Making 1,480 + 323 = 890
I was a bit surprised to learn that a tablet I recently bought had just 1GB (0.89GB, actually) in which to store apps. Worse, a bug in Android meant that sometimes apps wouldn't install even when there was sufficient room.
Well, I wasn't going to let those two limitations stop me from installing all the apps I wanted and needed, so I researched solutions, and now have more than 1GB worth of apps running on the tablet.
Here are seven ways to go beyond the 1GB limit. I used these techniques to install 1.5GB worth of apps on this tablet, yet have 323MB of internal memory still free. Figure 1 shows what the home screen looks like (SD storage = USB storage, in this case). Below, I listed the techniques in increasing technical proficiency.
But first, a summary of the places in which Android can store stuff:
- Internal storage
Ranges form 512MB to 4GB, depending on the design of the tablet
Stores apps and their data, normally
- USB storage
Ranges from 4GB to 32GB, but most commonly 8GB-16GB
Stores songs, movies, photos, and other large files
(Internal storage is taken from this USB storage)
- SD storage
Available only if the tablet has a microSD slot
Usually limited to a maximum of 32GB or 64GB
Also for storing songs, movies, photos, etc
- External USB
Available only if the tablet supports OTG (on-the-go) USB
Accesses USB thumbdrives, external hard drives, and so on
When I write tablet, I also mean Android phones. iPad users are invited to read along with envy at the flexibility we Android users enjoy.
How to See the Storage Summary:
1. On your Android tablet, tap Settings
2. Tap Storage
3. Wait for Android to work out an analysis of the storage
4. Scroll down to see the full list (see Figure 2.)
Move Apps to USB Storage
A portion of some apps can be moved to "USB storage." This is the odd name that Android gives to the part of the phone's memory where things like movies and songs are stored. This area typically is 8GB or 16GB in size.
Moving apps to USB storage frees up space from that precious 1GB space. There are two catches, however: (1) not all apps can be moved; in fact, most cannot. (2) only part of an app is moved, because Android needs a stub in that main 1GB memory to access the part of the program that's been relocated.
How to Move Apps to USB Storage:
1. Tap Settings, then tap Apps
2. Drag your finger across the screen until you see the "USB Storage"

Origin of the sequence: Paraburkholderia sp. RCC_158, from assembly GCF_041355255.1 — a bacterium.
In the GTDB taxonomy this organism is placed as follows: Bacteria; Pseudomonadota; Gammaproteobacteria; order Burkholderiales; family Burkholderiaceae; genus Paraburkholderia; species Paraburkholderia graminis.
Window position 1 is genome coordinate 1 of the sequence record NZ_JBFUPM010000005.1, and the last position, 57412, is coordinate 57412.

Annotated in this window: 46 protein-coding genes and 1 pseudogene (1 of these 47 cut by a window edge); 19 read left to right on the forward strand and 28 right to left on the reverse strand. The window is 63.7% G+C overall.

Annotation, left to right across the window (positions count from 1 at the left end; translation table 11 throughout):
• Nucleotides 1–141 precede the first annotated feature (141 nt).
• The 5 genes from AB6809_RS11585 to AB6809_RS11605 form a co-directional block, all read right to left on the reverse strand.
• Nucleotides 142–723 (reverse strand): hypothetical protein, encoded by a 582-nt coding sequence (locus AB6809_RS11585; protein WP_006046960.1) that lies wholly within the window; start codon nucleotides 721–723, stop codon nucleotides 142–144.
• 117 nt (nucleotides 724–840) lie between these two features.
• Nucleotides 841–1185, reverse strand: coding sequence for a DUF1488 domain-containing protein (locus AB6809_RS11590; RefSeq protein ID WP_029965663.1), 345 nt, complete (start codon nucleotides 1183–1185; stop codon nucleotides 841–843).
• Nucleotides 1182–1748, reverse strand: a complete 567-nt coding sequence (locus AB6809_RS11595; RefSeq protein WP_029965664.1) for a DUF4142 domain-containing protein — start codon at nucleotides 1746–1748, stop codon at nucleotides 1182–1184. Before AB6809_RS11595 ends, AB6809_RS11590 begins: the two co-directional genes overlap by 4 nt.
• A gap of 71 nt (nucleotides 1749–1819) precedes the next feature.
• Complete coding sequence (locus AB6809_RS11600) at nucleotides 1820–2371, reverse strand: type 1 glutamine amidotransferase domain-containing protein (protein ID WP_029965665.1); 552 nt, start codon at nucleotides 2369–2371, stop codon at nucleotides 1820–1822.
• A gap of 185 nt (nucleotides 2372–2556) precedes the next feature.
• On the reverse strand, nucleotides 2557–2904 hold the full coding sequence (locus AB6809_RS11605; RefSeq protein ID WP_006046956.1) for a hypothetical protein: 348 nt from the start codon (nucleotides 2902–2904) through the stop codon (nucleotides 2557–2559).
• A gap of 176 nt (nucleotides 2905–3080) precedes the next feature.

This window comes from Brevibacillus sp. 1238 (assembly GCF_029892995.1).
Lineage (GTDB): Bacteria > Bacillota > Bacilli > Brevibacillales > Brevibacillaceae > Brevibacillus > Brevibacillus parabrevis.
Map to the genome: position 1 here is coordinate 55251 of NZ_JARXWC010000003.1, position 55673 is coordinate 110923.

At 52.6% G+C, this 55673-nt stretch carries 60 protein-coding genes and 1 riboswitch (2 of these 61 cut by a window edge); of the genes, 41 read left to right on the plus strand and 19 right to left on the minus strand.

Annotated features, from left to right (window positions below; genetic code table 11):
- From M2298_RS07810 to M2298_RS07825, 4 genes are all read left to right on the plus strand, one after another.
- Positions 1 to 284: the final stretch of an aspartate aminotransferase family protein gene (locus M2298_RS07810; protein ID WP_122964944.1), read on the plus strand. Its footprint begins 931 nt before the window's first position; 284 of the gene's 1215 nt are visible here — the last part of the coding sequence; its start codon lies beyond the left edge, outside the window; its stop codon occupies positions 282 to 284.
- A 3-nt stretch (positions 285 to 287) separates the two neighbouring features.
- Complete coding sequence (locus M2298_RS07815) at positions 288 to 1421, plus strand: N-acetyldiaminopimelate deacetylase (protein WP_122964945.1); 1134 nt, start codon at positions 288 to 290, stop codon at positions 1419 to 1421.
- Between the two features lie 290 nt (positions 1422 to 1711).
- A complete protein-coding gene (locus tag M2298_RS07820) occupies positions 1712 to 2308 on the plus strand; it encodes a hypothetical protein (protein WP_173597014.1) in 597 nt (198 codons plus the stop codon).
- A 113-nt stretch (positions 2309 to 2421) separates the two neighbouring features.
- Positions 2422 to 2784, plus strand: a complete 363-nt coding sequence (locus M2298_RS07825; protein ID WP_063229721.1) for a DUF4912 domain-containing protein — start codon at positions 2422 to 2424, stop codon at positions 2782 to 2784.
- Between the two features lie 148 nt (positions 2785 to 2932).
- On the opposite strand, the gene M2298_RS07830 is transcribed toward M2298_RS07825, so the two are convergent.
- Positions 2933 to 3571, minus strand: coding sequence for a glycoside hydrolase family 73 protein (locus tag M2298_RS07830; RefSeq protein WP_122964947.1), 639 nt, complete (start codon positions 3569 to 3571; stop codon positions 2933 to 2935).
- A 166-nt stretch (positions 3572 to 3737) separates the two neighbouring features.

3. If apps are listed there, then tap the first one without a check mark; see figure 3.
4. In the App Info screen, tap Move to USB Storage. See figure 4.
5. Wait patiently, for the transfer process is slow and can take up to a minute
6. Repeat steps #3 to #5 for each app.
When you later install more apps, return to to this screen to check if they can be moved to USB memory.
Clear the Cache
Sometimes, there is enough memory to run an app, but not enough to do the initial installation. To temporarily create more space, clear the cache. The cache contains temporary data that apps store on your phone so that they don't have to keep downloading it over the Internet. Clearing the cache does not destroy any information important to you, and so can be done safely.
How to Clear the Cache:
1. Tap Settings, then tap Storage
2. Wait for your tablet to analyze the storage categories.
3. Tap Cached Data.
4. You are asked, "This will clear cached data for all apps". Tap OK. See figure 5.
5. Now return to installing the app.
As you use the tablet, the cache will increase again, and so you may have to clear it again to install another app.
Look for Apps with Lower RAM Equivalents
Some apps are efficient when it comes to the amount of storage they require, while others are memory hogs. When your tablet won't install an app, look on Google Play Store for another one that takes less memory. The store lists the memory requirements for each app, although it can be a pain finding alternatives and checking each one by one.
Here are a couple of examples of apps with different storage requirements. See figure 6.
Google's Chrome browser comes in three versions:
The Dev one is the most exciting, because it comes with latest bang-wiz functions, like reading mode, and so I normally install it on my Android devices. But it takes up 1.12x more storage than the regular version, and so on this memory-starved tablet I installed the regular version.
Microsoft's Word for Android is one of the worst memory hogs I've ever seen (excluding Cardboard), taking up 104MB of storage. A better alternative is OfficeSuite, which takes up just 40MB while giving you the functions of Word, Excel, and PowerPoint combined, along with a PDF editor thrown in for good measure -- all in 2.6x less space.